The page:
Home Buying in Needham>Question Details

Realty Green…, Home Buyer in Needham Heights, MA

Mortgage / financial contingency

Asked by Realty Greenhorn, Needham Heights, MA Thu Feb 21, 2013

I understand as a buyer I can pull out of a sale during the 'mortgage / financial contingency' part of the sale if I can't 'get' a mortgage. Will I get my EMD/purchase deposit back if I can get a mortgage not because I couldn't get a mortgage but because I couldn't get the mortgage @ the rate that would work for me (ie., during pre-approval I was told that I would qualify for a rate of 4.5-5% but when I shopped around for the loan because of changes in my financial situation or otherwise caused the average rate that I would get to be 6-6.5%. The new rate wouldn't be affordable for me).

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Heath Coker’s answer

Ask your attorney if your contingencies protect you.
The words/terms of the contingency may have included some interest rate clauses.
You may also need to apply to another lender.

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1 vote Thank Flag Link Mon Feb 25, 2013
This is an attorney question. Are you in a jumbo range or have an oddball situation. 6% should not even be offered.
0 votes Thank Flag Link Fri Feb 22, 2013
Hi..I recommend you consult with your attorney if you have one. With that being said, our mortgage contingency says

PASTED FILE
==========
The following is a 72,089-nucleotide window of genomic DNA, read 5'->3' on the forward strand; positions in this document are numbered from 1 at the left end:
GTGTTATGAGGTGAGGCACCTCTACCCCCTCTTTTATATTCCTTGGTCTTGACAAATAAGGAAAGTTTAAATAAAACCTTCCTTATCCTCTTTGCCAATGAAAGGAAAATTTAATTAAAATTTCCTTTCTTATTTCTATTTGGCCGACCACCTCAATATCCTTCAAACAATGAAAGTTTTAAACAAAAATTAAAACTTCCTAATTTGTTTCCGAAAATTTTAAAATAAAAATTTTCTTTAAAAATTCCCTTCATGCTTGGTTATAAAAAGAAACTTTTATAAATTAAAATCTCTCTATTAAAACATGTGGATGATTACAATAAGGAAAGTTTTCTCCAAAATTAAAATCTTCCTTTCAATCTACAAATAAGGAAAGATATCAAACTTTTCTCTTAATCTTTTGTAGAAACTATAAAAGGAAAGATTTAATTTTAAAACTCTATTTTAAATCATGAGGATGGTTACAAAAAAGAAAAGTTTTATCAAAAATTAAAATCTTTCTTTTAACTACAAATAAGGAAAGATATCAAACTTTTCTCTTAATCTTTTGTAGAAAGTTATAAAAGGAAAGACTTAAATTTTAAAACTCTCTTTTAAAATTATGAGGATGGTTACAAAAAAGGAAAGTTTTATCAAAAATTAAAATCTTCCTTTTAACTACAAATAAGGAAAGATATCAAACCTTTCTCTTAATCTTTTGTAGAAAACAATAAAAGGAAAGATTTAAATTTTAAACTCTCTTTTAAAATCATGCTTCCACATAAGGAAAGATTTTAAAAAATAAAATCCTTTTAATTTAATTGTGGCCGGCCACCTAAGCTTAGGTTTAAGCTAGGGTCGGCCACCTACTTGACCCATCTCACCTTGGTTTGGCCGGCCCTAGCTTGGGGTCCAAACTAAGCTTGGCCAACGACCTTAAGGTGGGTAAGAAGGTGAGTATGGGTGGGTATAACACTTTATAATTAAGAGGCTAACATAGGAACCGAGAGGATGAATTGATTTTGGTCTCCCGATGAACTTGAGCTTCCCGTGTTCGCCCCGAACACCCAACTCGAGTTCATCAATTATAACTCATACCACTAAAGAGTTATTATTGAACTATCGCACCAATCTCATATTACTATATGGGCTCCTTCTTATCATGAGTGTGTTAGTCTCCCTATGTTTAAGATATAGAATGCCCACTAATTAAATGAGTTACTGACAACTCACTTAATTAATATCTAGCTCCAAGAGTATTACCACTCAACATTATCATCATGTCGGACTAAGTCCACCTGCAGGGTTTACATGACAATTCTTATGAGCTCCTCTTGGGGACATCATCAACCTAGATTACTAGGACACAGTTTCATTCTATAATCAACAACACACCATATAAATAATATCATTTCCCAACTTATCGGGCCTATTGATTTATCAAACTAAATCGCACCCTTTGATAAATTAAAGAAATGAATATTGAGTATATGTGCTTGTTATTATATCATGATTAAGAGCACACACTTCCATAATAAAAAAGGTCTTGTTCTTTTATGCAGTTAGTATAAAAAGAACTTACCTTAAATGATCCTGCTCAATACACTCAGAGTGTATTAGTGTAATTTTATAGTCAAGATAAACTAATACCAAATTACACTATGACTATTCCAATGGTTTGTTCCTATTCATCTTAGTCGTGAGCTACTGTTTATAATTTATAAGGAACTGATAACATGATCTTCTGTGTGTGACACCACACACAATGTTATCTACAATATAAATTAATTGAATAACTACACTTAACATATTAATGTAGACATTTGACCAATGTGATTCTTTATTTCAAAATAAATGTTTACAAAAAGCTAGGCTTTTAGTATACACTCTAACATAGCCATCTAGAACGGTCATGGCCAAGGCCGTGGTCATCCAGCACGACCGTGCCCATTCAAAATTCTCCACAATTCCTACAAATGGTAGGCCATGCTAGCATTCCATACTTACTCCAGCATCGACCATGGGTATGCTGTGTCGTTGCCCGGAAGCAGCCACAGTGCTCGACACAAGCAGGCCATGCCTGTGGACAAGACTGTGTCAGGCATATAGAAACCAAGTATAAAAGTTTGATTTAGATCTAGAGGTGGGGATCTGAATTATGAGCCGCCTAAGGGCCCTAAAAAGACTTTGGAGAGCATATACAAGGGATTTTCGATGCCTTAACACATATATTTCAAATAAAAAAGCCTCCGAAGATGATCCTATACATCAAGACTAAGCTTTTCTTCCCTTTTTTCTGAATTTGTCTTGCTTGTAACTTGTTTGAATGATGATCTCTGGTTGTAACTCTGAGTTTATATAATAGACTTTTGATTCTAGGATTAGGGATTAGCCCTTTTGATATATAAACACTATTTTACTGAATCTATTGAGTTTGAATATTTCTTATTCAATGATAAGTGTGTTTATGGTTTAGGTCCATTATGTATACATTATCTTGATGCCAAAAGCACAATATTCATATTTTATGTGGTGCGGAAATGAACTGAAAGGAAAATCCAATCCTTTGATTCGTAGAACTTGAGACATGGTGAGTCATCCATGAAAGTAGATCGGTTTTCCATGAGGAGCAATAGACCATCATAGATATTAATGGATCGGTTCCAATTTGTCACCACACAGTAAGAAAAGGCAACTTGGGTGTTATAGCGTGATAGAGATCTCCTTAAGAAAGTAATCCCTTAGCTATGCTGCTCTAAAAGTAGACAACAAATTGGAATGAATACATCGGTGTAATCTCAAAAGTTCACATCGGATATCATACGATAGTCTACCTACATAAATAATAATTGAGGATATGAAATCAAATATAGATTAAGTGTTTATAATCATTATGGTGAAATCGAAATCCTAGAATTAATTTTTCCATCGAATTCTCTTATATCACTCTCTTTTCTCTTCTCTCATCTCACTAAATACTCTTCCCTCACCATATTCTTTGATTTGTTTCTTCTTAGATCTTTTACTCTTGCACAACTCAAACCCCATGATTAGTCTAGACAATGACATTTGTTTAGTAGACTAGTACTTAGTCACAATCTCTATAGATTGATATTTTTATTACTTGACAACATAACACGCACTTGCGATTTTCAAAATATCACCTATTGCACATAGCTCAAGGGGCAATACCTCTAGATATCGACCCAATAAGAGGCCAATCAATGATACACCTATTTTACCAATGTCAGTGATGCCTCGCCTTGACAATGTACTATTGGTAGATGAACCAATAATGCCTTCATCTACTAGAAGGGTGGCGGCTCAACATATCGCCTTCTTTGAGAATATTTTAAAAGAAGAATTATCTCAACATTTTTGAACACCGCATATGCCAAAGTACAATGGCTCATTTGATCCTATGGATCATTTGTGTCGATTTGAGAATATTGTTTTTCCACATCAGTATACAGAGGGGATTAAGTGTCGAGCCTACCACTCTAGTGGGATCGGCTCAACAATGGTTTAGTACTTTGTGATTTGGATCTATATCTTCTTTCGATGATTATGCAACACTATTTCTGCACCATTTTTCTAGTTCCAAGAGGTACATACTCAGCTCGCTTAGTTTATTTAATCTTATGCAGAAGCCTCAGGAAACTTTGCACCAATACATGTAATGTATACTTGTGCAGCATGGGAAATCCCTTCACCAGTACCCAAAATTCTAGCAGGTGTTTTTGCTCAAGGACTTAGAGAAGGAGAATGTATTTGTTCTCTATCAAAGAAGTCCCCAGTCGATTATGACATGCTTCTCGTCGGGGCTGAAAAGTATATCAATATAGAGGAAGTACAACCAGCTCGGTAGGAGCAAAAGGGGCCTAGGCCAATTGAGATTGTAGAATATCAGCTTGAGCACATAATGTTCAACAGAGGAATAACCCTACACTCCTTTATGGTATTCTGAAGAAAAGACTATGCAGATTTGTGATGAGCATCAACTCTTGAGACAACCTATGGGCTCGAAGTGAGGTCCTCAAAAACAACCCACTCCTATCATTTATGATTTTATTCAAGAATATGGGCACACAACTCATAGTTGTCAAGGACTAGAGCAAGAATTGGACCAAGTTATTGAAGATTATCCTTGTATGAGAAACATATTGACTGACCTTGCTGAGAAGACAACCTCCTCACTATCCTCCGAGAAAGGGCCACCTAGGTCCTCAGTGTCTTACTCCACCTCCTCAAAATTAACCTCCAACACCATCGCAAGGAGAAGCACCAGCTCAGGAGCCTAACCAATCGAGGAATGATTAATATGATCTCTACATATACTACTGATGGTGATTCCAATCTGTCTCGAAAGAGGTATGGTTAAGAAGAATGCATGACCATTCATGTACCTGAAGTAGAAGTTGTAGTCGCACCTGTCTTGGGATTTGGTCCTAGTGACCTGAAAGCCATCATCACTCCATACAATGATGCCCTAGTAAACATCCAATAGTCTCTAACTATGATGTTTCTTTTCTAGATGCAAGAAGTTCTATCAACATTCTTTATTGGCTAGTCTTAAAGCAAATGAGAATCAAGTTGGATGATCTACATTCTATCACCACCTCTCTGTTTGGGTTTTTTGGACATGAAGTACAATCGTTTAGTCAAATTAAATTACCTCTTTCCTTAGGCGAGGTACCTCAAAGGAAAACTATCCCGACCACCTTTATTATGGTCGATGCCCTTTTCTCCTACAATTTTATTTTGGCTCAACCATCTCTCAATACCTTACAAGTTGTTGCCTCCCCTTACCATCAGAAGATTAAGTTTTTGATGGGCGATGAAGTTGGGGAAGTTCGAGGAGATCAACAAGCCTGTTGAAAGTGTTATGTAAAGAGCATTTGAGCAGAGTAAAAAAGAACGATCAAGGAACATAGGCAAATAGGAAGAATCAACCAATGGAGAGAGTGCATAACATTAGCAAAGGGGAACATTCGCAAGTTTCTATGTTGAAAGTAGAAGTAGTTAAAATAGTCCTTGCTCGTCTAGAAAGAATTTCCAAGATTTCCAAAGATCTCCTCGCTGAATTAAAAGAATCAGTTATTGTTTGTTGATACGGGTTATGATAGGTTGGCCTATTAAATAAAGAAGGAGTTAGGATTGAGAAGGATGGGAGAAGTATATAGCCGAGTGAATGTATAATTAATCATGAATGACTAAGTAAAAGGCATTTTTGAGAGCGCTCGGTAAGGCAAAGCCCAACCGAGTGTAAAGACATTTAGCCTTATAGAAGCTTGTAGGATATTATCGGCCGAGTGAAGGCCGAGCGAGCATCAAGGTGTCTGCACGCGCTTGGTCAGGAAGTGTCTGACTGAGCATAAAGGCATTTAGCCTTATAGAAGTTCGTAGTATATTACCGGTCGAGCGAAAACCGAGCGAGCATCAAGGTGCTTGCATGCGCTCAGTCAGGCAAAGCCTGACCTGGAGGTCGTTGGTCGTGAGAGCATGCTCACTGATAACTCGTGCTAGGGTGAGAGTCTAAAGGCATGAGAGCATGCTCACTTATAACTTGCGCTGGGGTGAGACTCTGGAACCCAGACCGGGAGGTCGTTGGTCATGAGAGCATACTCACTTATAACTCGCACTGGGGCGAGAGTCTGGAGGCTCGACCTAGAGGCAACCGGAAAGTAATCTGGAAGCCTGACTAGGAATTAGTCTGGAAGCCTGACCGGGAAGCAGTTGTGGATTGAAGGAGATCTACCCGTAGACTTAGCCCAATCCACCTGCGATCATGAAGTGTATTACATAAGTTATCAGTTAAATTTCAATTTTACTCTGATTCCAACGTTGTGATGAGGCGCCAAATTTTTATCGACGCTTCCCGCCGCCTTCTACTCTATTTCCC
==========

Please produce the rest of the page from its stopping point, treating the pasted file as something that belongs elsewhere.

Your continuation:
"the buyer shall apply for a conventional bank or other institutional mortgage loan of $_______ at prevailing rates, terms and conditions. If despite the buyer's diligent efforts a commitment for a loan cannot be obtained before _____, then the buyer shall have the options of revoking this agreement by written notice tot the seller and.or the broker representing the seller prior to the expiration of such time, whereupon all deposits made by the buyer shall be forthwith refunded, and this agreement shall become null and void without further recourse to either party."
If the bank is saying you do not qualify at the higher rate..then they would give you a letter of denial which you can forward. If it is you that doesnt like the higher rate but you still qualify...you need to consult with your attorney. The "prevailing rates" is what is open for discussion as I see it. I assume you have already signed the Purchase and Sale agreement and are not just at the offer contract.
I hope this helps.

Lynne Hagopian
0 votes Thank Flag Link Fri Feb 22, 2013
And yes..I agree..read your individual contract to see how it is written...and then consult with an attorney.
Flag Fri Feb 22, 2013
In the state of MA there's not a standard contract that everyone uses across the board. Also, the P&Spa your attorney draws up is even less standardized. Always refer to your contract. It spells out your rights and responsibilities. Anyone who gives you advice without having read your contract is doing you a serious disservice.
0 votes Thank Flag Link Fri Feb 22, 2013
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